As John Turturro approached the head table, the president of the Brooklyn Academy of Music, Karen Brooks Hopkins, rose from her seat. “I present to you the consul general of Sicily,” she said in jest, introducing the actor to her tablemates, a group that included South African Consul General George Monyemangene, his wife, Louise Monyemangene, and Mr. Turturro’s better half, Katherine Borowitz.
It was a frigid night, smack in the middle of the city’s latest cold snap. Inside the grand foyer of the Peter Jay Sharp Building, however, the atmosphere was warm and bubbly. Many had braved the elements for BAM’s 2013 Theater Benefit, an evening honoring renowned British theater and film director Peter Brook and celebrating the U.S. premiere of his latest (quite beautiful) production, The Suit.
It’s been 40 years since Peter Brook wrote in the opening to The Empty Space, his famous manifesto, “I can take any empty space and call it a bare stage. A man walks across this empty space whilst someone else is watching him, and this is all that is needed for an act of theatre Read More
If I had to recommend the work of any director in the world, it would be the innovative productions of Peter Brook. It’s a cause of excitement and curiosity that the great man is back in town from his base in Paris with a new play, for we can never anticipate what he will do Read More
I surely can’t be alone in joyfully acclaiming Edward Hall’s all-male A Midsummer Night’s Dream at the Brooklyn Academy of Music. I imagine tickets will be hard to come by, but you must beg for one if necessary, or batter down the doors of the theater and storm the place.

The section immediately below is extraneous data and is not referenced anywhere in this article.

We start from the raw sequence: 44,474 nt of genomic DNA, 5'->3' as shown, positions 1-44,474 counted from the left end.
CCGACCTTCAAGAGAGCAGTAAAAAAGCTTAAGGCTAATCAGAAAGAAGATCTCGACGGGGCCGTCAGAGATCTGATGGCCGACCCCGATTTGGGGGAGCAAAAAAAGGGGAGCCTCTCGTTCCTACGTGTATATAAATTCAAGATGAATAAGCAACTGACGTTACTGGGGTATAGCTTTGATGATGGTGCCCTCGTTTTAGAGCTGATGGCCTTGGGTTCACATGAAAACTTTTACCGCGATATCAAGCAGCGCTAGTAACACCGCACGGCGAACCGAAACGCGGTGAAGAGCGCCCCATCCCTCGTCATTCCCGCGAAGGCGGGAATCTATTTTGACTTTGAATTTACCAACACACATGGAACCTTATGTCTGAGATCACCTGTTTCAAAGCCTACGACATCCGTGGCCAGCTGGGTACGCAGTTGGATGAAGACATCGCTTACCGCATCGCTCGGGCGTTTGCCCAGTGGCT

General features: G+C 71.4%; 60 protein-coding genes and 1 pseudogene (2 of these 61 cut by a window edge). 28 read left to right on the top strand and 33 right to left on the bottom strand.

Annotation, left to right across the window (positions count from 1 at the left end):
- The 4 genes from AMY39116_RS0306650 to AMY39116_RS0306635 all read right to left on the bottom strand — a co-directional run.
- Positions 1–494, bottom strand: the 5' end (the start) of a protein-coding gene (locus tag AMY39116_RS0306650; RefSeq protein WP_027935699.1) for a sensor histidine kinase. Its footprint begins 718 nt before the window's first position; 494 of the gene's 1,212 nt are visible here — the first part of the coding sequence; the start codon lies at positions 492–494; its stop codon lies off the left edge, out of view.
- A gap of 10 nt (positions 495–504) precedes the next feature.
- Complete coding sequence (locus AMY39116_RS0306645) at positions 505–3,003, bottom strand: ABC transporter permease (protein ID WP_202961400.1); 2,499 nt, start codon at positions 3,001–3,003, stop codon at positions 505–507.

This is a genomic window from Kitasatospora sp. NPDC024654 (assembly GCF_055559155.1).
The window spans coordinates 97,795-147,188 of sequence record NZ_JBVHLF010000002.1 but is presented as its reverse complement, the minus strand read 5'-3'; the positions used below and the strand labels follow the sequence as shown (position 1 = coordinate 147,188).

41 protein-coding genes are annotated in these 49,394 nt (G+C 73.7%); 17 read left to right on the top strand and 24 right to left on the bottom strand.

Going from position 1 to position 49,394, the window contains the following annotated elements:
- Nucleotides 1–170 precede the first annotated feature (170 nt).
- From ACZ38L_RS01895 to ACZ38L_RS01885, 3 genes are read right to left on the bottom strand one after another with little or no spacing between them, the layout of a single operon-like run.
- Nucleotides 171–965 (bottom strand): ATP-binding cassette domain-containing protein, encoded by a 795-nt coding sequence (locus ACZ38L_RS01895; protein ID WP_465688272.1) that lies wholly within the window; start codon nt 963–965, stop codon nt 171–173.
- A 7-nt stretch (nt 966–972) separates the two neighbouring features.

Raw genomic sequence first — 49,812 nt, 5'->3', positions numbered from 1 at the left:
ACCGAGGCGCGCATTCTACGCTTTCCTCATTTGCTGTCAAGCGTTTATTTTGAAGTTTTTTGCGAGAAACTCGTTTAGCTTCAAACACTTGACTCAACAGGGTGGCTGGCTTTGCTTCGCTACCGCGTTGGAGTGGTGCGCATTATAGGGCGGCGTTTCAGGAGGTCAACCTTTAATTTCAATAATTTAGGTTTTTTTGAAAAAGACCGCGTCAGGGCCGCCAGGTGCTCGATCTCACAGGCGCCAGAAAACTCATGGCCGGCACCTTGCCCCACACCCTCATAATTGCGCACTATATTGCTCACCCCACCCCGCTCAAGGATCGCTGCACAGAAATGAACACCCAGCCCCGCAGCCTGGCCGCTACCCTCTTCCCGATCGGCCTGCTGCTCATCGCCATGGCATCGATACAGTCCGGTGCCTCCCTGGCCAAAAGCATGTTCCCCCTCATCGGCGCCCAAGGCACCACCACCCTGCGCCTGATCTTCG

The extraordinary production by the Read More
Dear Erica Schmidt,
You don’t know me, but I wanted to tell you how very gifted you are and, if I may, offer a little advice. Let me say, firstly, that any young director at the start of their career who can stage As You Like It as wittily as you and the recent Debbie Read More
In Jonathan Tolins’ new play, The Last Sunday in June , several gay guys meet in a Christopher Street apartment during the Gay Pride parade. Stop me if you’ve heard this one before.
The guys-including the apparently contented couple who own the apartment but are moving to the burbs, a young actor who’s recently come Read More
I can’t imagine a more significant or touching time at the theater than the three nights I’ve just spent in the modest, hypnotic company of the Iranian performers who were our guests at the Lincoln Center Festival 2002. It is, firstly, a wonderful achievement by the steadfast festival organizers to have gotten them here in Read More
It’s all too understandable why concern has been voiced over
the theater’s ability to carry on in our grieving, shattered city. What use a
play-a mere play strutted on the stage? How can we laugh and dance when life
has become a nightmare?
My feeling is that at no time in our lives have Read More
Another opening, another Hamlet !
I must say, with regrets, that I found the Royal National Theatre production of
Hamlet a very poor one, indeed. It
shall henceforth be known as “The Suitcase Hamlet .”
The motif of John Caird’s long, literal, murky production-the bewilderingly
lame idea behind his entire conception of the play-is Read More
Who was that voice?
Who was that Voice?
I’m talking with Peter Brook, renowned theater guru, a week before his Hamlet opened at B.A.M., and we’re trying to recall a remarkable moment in the theater we were both witness to long ago. A life-changing moment for me. A moment when fire broke out in Read More